Referring to concerns expressed by NGOs and Sarawak epidemiologists about the live wildlife species in international wildlife trade, seen as the potential cause of the emergence of Covid-19, Sarawak Forestry Corporation (SFC) today announced that they will not be issuing any permits to import any exotic live wildlife until further notice.
Zolkipli Mohamad Aton, the Controller of Wild Life disclosed that many of our native species are also under threat from exotic species that are imported as wildlife pets, usually illegally. If imported illegally, the exotic pets did not pass through veterinary or public health checks, and may be harbouring unknown viruses or other pathogens that could potentially proliferate in pet shops and Sarawakian homes.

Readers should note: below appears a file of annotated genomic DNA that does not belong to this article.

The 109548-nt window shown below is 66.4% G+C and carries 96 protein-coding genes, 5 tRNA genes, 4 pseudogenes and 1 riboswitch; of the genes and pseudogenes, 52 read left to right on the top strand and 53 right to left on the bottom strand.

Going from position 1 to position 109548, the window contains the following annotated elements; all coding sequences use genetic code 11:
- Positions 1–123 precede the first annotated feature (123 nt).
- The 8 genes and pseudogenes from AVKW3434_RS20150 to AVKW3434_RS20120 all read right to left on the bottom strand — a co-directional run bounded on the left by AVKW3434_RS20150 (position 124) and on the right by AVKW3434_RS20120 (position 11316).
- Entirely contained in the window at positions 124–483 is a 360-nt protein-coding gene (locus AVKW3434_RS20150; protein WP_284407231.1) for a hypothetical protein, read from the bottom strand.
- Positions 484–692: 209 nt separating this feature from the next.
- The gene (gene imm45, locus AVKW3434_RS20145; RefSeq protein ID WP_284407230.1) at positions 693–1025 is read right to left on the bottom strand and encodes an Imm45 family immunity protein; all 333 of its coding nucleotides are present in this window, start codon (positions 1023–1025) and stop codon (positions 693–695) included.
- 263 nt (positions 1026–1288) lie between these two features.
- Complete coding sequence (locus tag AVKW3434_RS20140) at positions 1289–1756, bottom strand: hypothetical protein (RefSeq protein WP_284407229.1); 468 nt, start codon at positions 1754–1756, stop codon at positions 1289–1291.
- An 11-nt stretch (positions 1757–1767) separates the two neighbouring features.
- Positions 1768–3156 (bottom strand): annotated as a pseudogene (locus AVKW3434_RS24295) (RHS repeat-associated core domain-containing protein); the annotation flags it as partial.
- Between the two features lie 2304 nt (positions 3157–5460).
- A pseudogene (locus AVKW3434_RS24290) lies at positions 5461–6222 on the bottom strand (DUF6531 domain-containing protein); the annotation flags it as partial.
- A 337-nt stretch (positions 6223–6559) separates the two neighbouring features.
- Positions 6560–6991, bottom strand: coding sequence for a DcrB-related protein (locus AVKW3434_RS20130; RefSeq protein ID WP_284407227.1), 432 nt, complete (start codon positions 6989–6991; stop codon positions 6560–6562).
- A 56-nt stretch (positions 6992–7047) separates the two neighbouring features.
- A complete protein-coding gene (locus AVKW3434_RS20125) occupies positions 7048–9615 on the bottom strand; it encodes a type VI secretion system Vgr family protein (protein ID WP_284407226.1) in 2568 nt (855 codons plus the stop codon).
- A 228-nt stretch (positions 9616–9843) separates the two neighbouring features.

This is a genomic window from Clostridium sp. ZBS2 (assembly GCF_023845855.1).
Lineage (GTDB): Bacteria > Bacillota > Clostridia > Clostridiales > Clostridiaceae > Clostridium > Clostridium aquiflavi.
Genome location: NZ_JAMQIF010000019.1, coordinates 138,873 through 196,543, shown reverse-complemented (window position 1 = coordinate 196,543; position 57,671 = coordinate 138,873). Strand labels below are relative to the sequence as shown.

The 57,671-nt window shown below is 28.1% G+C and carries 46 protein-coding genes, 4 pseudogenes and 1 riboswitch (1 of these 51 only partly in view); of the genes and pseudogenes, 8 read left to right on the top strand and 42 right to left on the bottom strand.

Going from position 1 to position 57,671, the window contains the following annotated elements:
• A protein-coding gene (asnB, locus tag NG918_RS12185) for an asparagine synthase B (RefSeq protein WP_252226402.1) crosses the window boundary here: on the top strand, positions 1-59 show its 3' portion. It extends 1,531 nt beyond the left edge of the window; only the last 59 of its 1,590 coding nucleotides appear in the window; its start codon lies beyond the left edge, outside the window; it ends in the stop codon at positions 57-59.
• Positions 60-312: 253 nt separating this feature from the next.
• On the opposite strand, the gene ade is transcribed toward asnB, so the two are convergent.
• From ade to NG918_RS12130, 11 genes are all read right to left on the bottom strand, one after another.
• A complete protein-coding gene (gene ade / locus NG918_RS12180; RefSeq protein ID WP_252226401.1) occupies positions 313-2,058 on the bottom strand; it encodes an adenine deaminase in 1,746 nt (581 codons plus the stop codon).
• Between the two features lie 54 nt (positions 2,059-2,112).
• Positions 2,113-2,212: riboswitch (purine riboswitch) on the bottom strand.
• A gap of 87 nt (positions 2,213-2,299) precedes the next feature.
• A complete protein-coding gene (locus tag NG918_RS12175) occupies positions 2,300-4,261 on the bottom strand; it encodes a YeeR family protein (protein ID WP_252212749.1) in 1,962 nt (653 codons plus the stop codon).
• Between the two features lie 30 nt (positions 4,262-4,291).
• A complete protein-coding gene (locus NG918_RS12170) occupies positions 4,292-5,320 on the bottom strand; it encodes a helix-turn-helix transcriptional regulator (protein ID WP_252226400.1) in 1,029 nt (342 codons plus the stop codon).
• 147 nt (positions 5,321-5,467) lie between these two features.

He further clarified in a SFC statement that when these exotic pets are released into Sarawak’s forests and waterways, these species can deprive the local species of food resources. “Some of the exotic species are also much more aggressive than related local species so they out-compete them, causing major declines of those native species. Examples include major decreases in ranges of munias caused by the exotic Eurasian Tree Sparrow, common or Indian mynas displacing other native birds, and the proliferation of the American bull frog in our gardens displacing our grass of kampong frog (Fejervarya limnocharis).”
Therefore, SFC will continue to work with various border control agencies such as Royal Malaysian Customs Department to stop the smuggling of these exotic species into the state. Seizures will be made at border control areas such as airports, ports, customs checkpoints and also pet stores that do not have legal licenses or permits.
In the next 6 months, SFC will tag legal, licensed exotic wild animals in the State, and invest in veterinary health checks on these animals.